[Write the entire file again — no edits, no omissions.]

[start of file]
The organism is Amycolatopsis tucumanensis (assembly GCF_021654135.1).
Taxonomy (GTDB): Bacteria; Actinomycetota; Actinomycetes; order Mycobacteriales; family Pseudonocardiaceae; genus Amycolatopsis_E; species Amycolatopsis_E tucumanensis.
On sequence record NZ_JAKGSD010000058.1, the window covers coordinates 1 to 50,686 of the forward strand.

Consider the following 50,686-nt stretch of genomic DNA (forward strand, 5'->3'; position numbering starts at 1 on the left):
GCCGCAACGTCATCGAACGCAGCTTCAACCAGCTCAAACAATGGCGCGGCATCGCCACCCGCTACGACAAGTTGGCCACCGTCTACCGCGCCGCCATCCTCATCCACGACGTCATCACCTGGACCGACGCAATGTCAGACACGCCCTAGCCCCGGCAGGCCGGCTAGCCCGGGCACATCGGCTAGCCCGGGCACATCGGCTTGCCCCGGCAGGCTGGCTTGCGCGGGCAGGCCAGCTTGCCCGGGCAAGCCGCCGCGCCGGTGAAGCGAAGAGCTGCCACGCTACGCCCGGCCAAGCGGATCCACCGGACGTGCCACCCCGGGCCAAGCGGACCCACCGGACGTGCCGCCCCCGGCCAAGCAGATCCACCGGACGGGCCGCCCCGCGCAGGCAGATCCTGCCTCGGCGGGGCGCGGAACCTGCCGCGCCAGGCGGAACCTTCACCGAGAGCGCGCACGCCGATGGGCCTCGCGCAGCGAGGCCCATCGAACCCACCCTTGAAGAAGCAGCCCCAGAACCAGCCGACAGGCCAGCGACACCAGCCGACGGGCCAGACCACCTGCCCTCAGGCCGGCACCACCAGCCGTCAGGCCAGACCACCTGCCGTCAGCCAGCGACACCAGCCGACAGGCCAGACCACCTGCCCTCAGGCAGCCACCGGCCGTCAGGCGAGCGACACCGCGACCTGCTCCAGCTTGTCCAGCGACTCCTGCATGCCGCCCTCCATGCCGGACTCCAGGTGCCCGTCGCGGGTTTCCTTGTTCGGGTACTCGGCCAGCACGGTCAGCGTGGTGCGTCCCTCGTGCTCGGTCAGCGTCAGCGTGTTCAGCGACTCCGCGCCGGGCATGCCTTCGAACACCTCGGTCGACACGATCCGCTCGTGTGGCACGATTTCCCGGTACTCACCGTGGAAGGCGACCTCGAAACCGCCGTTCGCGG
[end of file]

The organism is Amycolatopsis tucumanensis (assembly GCF_021654135.1).
Taxonomy (GTDB): Bacteria; Actinomycetota; Actinomycetes; order Mycobacteriales; family Pseudonocardiaceae; genus Amycolatopsis_E; species Amycolatopsis_E tucumanensis.
On sequence record NZ_JAKGSD010000058.1, the window covers coordinates 1 to 50,686 of the forward strand.

Consider the following 50,686-nt stretch of genomic DNA (forward strand, 5'->3'; position numbering starts at 1 on the left):
GCCGCAACGTCATCGAACGCAGCTTCAACCAGCTCAAACAATGGCGCGGCATCGCCACCCGCTACGACAAGTTGGCCACCGTCTACCGCGCCGCCATCCTCATCCACGACGTCATCACCTGGACCGACGCAATGTCAGACACGCCCTAGCCCCGGCAGGCCGGCTAGCCCGGGCACATCGGCTAGCCCGGGCACATCGGCTTGCCCCGGCAGGCTGGCTTGCGCGGGCAGGCCAGCTTGCCCGGGCAAGCCGCCGCGCCGGTGAAGCGAAGAGCTGCCACGCTACGCCCGGCCAAGCGGATCCACCGGACGTGCCACCCCGGGCCAAGCGGACCCACCGGACGTGCCGCCCCCGGCCAAGCAGATCCACCGGACGGGCCGCCCCGCGCAGGCAGATCCTGCCTCGGCGGGGCGCGGAACCTGCCGCGCCAGGCGGAACCTTCACCGAGAGCGCGCACGCCGATGGGCCTCGCGCAGCGAGGCCCATCGAACCCACCCTTGAAGAAGCAGCCCCAGAACCAGCCGACAGGCCAGCGACACCAGCCGACGGGCCAGACCACCTGCCCTCAGGCCGGCACCACCAGCCGTCAGGCCAGACCACCTGCCGTCAGCCAGCGACACCAGCCGACAGGCCAGACCACCTGCCCTCAGGCAGCCACCGGCCGTCAGGCGAGCGACACCGCGACCTGCTCCAGCTTGTCCAGCGACTCCTGCATGCCGCCCTCCATGCCGGACTCCAGGTGCCCGTCGCGGGTTTCCTTGTTCGGGTACTCGGCCAGCACGGTCAGCGTGGTGCGTCCCTCGTGCTCGGTCAGCGTCAGCGTGTTCAGCGACTCCGCGCCGGGCATGCCTTCGAACACCTCGGTCGACACGATCCGCTCGTGTGGCACGATTTCCCGGTACTCACCGTGGAAGGCGACCTCGAAACCGCCGTTCGCGG